“That isn’t everyone’s reality.” Jack Latham (aka Jam City) is sitting at a table in a falafel restaurant in South London drinking black coffee and talking about the art world’s aestheticization of luxury advertising. “It’s creating this bizarre class island in underground music where it’s only there for people that can relate to other people that can afford an iPhone 6.” It’s midmorning, the place is empty and there’s an a capella song playing from a radio in a language that I don’t understand. Latham is wearing a gray trench coat — blonde hair, darker at the roots, in a high bowl cut — with patches on either arm, meticulously tacked on with safety pins and shouting “LOVE IS RESISTANCE” and “PROTEST & SURVIVE.” The jacket and its slogans would become the brand of all Jam City press interviews to come, and it’s the logical next step since the last time I noticed a non-conformist catchphrase as part of Latham’s wardrobe. It was through my laptop and via YouTube for a music video for “Unhappy,” the lead single from his second album, Dream a Garden, forthcoming in March 2015 from taste-making UK label Night Slugs. In it you can see him stalking London’s streets with “CLASS WAR” emblazoned on his back. He walks along a wall of Barclay’s ATMs, a garden path and a display of mannequins in a department store window. It’s a dreamy, trippy journey through the everyday overload of modern city life, but Latham’s style — punk rock, social anarchist — seems almost trite in its hopeful nod to uncynical resistance.
“We’re losing our own ability to dream,” Latham says about the problem of simply mimicking the corporatized mainstream in art and alternative culture. “We’re replicating those things. Where before there’s always been a sort of disconnect — there would always be a sort of subversiveness in cut-ups of popular culture. I don’t think we even have that anymore. I think it’s just literally replicating violent images with the thinnest shred of irony to stop them from being sexist images; a racist image and an image of violence. We have to really say no to that, it’s so dangerous.”
This is an important point because a lot’s changed since Latham released his first LP, Classical Curves, in 2012. He’s a producer who’s made a name for himself on the UK EDM scene for his lethal, post-dubstep-inspired osmosis of grime, garage, hip-hop and videogame samples, melted down into the metallic crush of the sound of chromium made animate. On that record, there was the relentless paparazzi assault of camera flash percussion in “Her” and the rumbling ’80s gunshot swagger of “Hyatt Park Nights Pt. 1.” Dream a Garden, though, sheds the desire for destructive hedonism that both Latham and his ultra-futuristic end-times Night Slugs labelmates have hitherto been hurtling towards, in favor of something a little less Accelerationist and a little more optimistic. “I’ve probably been guilty of it in the past as well, but it says a lot about the poverty of imagination that we have, that these things happen in underground art culture. It’s not part of the mainstream, and yet the furthest point where we can dream is already what we see on billboards, on the sides of buses and on boxes of things we buy. That’s why for me it’s important to be a bit like, ‘this isn’t okay,’ but also be optimistic about it and be like, ‘how can we turn this into a genuine site of possibility?’”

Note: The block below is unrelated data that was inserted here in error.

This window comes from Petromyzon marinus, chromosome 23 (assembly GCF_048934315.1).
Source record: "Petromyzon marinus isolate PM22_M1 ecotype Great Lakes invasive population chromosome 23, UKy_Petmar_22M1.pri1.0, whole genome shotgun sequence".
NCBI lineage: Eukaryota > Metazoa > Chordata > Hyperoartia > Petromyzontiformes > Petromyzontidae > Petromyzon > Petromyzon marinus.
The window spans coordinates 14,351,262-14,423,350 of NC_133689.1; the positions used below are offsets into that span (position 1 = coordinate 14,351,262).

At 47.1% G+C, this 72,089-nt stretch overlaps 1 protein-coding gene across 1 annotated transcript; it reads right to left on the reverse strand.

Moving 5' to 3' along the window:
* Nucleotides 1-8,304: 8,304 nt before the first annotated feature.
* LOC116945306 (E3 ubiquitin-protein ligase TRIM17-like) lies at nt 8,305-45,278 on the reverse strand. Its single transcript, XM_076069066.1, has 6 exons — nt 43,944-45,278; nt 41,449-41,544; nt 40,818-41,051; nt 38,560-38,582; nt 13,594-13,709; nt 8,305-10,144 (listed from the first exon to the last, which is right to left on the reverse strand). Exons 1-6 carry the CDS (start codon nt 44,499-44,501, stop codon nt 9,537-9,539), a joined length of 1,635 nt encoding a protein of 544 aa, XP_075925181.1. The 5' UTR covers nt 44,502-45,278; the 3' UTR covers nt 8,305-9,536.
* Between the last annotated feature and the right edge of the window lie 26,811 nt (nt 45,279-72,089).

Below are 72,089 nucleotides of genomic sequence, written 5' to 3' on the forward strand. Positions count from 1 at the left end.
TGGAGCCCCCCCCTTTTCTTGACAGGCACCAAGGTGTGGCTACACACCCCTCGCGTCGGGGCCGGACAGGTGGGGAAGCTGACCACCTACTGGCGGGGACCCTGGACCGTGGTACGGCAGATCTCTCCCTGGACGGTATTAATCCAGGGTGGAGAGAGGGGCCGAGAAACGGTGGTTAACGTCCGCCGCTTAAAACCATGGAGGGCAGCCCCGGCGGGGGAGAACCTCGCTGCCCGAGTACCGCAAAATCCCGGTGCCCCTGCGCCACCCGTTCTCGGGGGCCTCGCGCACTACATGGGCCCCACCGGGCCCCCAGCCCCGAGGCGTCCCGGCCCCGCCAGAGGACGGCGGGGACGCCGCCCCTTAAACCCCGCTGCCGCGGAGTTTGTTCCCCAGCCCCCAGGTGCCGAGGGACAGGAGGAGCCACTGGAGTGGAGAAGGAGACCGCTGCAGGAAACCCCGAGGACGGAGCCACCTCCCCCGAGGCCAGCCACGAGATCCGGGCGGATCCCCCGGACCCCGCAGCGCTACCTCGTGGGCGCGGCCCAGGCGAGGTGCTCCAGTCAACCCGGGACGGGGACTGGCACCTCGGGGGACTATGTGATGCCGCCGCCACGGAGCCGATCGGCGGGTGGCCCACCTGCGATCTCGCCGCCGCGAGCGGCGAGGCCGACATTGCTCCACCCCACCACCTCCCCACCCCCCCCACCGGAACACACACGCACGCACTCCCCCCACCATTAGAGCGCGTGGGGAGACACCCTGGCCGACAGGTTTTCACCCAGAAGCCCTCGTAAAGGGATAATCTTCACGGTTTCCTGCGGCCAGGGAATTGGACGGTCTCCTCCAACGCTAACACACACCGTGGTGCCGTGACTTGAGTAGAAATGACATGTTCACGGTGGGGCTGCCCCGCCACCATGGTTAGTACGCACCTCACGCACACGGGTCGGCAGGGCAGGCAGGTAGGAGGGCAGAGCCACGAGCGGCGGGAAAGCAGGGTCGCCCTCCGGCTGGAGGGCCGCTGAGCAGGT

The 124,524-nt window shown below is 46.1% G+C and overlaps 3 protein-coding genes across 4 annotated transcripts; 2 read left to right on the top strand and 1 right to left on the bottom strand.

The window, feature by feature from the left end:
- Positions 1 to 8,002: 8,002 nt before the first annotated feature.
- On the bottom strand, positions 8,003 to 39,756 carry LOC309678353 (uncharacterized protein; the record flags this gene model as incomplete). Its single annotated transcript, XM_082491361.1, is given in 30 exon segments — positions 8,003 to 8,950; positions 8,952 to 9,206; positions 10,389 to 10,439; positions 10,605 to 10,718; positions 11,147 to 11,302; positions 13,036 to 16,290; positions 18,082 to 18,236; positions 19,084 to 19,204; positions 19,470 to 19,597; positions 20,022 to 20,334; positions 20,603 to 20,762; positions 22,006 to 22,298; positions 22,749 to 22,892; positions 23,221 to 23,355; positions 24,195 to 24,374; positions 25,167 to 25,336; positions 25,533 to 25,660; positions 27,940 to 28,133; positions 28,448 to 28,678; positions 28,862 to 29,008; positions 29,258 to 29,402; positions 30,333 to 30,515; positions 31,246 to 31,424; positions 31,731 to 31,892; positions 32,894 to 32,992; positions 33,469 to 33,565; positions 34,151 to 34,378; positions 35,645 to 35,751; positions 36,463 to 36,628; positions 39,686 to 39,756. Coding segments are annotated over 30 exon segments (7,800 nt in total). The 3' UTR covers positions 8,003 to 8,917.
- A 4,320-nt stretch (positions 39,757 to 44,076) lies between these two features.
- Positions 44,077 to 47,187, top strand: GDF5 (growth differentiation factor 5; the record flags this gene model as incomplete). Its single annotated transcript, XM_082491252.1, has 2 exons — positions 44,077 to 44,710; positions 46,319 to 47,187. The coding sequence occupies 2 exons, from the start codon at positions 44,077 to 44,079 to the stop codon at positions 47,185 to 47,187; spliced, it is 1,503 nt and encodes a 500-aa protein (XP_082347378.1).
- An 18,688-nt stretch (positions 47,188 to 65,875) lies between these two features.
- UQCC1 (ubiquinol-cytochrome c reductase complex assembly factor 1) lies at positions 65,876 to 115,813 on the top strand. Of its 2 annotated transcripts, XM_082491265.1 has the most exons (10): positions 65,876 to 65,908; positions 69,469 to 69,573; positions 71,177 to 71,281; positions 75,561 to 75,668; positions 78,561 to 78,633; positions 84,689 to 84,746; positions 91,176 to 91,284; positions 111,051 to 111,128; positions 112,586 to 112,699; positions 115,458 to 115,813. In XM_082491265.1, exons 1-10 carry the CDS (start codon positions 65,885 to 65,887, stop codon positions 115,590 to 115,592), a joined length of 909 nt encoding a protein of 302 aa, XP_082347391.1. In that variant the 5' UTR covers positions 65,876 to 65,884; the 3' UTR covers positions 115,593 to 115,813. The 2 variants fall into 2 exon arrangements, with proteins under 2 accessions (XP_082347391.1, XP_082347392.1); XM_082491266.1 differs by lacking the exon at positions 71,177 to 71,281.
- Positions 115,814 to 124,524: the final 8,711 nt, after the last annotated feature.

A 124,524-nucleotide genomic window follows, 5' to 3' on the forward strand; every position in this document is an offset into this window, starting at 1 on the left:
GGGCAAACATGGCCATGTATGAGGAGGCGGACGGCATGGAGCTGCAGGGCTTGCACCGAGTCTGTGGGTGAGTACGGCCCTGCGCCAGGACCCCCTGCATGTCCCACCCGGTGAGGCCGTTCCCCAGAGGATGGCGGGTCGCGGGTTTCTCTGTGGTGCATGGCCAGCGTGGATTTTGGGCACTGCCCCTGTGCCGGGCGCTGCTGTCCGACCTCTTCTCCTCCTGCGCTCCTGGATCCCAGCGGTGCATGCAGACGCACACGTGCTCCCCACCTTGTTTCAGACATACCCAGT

Dream a Garden breathes that possibility. Whether it’s in the woozy crash and clatter of malfunctioning funk in “The Garden Thrives” or the gothic R&B trip of “Proud,” there’s an honesty and an affection for being alive. But in song titles like “Crisis” and “Black Friday,” it still recognizes life’s problems and, as it turns out, most of them are economic. “There’s this insane speech by David Cameron where he says something like, ‘this is completely unacceptable. These are criminals and they’re thugs and we’re doing everything in our power to make sure people can feel safe going shopping again,’” says Latham laughing bitterly to himself about an awakening he experienced during the 2011 London uprisings, when the city’s youth took to the streets in protest against police brutality, before things turned violent and the government responded by revealing its true agenda. “Like, that is outrageous! It’s so obvious and it’s right in front of us.”